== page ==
Based on our cohort of 10 patients with CRPC, cytarabine at the dose used has no significant anti-tumour activity and even at low doses the drug is tolerated poorly in this population. Exploratory analyses aimed at identifying the TRMPRSS2-ERG fusion gene and SPINK1 positivity in tumours by FISH and IHC, respectively, concorded well with the transcription-mediated amplification assays of whole blood.

There are several potential explanations for the demonstrated lack of benefit of cytarabine, despite encouraging preclinical data. Severe haematological toxicity led to dose reductions, despite modifying the protocol to create a reduced starting dose (0.75 mg/m2) after the first two patients. Even for Ewing's sarcoma, where a higher dose could be delivered, there was a similar lack of efficacy and associated toxicities [22].

In addition, our intermittent scheduling may not be effective in maintaining the cytarabine tumour levels necessary to down-regulate ERG or FLI1 expression as originally hypothesized. A novel EWS-FLI inhibitor that has been shown to be effective in preclinical Ewing's sarcoma models has also been evaluated in in vitro models of human prostate cancer [23]. These studies showed an inhibition of transcriptional activity of ETS1 and ERG with a concurrent reduction in invasive and metastatic potential, thus showing a biological relevance to ETS family inhibition in prostate cancer.

It is also unclear whether translocations found in primary tumours are relevant to subsequent disease progression. Inhibition of ERG-related pathways may not be efficacious if alternate pathways are integral to driving tumour progression and growth in late-stage disease. Indeed, whilst ERG overexpression is believed to contribute to invasive/metastatic behaviour [23], after the present trial was begun, pre-clinical data showed that cytarabine was not effective as an inhibitor of ERG-mediated invasion [6]. Recent correlative clinical data has also suggested that there is little prognostic importance of the TMPRSS2-ERG translocations in prostate cancer [24]. On the other hand, SPINK1 overexpression has, albeit in limited studies, been linked to more aggressive disease [18].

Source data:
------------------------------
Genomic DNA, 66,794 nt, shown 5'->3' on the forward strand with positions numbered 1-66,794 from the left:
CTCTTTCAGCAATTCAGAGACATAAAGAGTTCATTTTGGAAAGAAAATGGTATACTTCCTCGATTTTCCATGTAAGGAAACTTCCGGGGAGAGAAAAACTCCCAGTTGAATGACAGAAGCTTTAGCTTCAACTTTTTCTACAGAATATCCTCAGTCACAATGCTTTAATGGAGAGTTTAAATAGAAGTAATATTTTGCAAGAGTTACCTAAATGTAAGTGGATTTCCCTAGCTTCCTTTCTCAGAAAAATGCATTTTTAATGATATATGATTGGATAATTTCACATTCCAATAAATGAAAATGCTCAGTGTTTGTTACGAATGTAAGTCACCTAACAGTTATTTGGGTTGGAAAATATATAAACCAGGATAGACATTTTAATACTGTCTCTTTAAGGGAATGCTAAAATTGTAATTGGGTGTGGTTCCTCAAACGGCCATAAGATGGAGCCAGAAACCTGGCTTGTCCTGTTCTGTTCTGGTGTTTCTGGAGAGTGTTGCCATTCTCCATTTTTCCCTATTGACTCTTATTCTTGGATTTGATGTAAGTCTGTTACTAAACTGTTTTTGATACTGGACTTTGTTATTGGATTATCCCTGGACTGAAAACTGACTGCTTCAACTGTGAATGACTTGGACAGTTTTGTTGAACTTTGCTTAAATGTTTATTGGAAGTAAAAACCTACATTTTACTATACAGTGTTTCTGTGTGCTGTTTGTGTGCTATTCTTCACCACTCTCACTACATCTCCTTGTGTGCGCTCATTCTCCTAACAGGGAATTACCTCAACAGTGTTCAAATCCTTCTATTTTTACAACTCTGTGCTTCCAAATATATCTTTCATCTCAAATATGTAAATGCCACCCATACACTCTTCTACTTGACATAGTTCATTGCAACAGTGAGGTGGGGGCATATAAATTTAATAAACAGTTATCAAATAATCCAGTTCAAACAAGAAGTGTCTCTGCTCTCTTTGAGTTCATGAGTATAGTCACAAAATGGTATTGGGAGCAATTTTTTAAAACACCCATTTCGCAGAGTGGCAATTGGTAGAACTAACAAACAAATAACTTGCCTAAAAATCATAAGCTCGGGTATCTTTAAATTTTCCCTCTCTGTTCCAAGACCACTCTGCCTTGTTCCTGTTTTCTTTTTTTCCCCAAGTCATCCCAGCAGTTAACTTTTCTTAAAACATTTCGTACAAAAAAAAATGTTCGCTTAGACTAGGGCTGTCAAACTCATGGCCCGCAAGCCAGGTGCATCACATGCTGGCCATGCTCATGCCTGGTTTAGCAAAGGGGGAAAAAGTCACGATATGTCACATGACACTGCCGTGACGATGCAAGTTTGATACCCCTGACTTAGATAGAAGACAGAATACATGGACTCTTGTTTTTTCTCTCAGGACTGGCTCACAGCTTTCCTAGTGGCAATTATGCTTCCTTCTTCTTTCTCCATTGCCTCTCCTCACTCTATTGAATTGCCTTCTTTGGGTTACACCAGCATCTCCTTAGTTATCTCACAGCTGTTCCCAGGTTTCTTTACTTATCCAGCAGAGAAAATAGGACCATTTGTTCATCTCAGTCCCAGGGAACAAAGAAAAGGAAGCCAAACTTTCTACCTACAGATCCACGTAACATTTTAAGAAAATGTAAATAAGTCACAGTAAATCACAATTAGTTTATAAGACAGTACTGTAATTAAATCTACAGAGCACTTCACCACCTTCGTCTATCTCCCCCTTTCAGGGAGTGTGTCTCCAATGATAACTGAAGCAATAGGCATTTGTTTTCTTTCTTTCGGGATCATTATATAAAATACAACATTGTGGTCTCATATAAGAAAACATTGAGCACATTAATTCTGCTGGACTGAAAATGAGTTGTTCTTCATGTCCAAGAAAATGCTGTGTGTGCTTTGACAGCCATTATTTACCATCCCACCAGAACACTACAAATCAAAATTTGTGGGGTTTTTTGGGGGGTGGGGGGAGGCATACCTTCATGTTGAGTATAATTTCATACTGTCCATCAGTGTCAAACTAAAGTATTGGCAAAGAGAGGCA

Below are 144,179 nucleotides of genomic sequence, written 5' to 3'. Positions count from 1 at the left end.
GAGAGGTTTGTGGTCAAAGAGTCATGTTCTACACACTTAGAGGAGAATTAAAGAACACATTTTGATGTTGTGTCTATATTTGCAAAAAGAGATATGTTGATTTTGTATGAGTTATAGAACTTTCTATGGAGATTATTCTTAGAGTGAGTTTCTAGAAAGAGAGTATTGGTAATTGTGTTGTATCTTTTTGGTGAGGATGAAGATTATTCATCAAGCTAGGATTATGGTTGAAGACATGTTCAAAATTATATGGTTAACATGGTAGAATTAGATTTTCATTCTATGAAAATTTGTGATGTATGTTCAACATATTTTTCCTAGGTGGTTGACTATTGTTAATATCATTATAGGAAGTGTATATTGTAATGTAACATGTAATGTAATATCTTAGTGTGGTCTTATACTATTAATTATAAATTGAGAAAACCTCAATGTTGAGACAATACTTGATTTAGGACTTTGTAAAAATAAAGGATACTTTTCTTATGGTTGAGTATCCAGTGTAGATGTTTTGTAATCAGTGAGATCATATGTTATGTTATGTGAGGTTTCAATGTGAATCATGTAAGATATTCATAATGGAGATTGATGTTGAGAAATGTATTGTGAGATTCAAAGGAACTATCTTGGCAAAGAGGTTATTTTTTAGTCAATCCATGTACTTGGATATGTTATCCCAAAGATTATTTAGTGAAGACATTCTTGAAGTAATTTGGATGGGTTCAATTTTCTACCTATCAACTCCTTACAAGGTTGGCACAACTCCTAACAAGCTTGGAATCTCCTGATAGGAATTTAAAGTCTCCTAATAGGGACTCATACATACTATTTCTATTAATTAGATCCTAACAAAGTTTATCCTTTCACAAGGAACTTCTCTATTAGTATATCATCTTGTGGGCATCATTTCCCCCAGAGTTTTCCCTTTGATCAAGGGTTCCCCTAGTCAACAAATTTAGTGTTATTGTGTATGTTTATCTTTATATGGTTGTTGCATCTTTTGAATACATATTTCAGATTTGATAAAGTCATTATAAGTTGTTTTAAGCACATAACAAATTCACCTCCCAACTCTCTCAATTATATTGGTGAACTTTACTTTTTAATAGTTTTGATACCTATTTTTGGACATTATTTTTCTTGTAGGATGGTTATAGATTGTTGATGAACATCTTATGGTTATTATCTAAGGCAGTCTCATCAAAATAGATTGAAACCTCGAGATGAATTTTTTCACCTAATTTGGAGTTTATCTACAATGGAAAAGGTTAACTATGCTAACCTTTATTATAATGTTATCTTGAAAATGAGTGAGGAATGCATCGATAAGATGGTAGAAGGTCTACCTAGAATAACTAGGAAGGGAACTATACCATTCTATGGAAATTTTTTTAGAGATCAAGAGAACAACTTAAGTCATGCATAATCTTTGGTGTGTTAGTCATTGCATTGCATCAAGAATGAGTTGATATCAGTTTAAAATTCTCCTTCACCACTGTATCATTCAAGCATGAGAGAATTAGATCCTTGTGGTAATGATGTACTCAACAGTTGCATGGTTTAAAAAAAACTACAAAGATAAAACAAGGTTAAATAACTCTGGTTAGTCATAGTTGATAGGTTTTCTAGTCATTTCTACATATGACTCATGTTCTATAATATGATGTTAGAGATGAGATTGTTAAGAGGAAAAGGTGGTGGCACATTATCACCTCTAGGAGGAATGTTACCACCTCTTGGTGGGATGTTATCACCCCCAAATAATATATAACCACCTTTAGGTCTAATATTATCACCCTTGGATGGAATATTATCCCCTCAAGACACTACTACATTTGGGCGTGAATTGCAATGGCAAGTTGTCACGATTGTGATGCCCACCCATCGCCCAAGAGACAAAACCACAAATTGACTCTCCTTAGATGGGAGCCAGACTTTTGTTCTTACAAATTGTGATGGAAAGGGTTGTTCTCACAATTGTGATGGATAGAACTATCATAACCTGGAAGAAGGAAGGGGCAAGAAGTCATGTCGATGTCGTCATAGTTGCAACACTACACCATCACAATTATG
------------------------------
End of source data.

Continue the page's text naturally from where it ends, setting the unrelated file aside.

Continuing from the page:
An important finding from this study is the ability to correlate the status of the tumours in the prostate with circulating mRNA from the patient. Putative sources include circulating tumour cells or circulating RNA from necrotic tumour debris. The relationship of either of these to tumour dynamics and prognosis requires further study [25] as there is currently little clinical information available on this topic [26]. Initially these assays were designed to track quantitative changes in the amount of relevant transcripts, assuming that cytarabine was effective. They might provide useful biomarkers for evaluating more effective treatments.

Other reports have documented the presence of the TMPRSS2-ERG translocation in circulating tumour cells, involving costly immune-magnetic capture systems, or proprietary equipment and reagents [27–30]. The present report suggests that transcription-mediated amplification technology to assess for prostate cancer-related genes in the blood might provide a less expensive alternative strategy. We are aware of only one similar study that applied FISH on blood samples to detect the presence of the TMPRSS-ERG fusion gene in circulating tumour cells in almost 50% patients examined [26]. The assay used in the present study was specific to the T1-E4 gene fusion and other variants would not have been detected by this method.

In conclusion, cytarabine at the dose used shows no activity but considerable haematological toxicity in docetaxel-refractory CRPC. The evaluation of serum TMPRRS2-ERG/SPINK1 is worthy of further study and these have potential as novel biomarkers.


We wish to thank Prostate Cancer Canada for funding and Hospira Inc., for support in-kind.


John R. Day and Jack Groskopf are Employees of Gen-Probe Inc.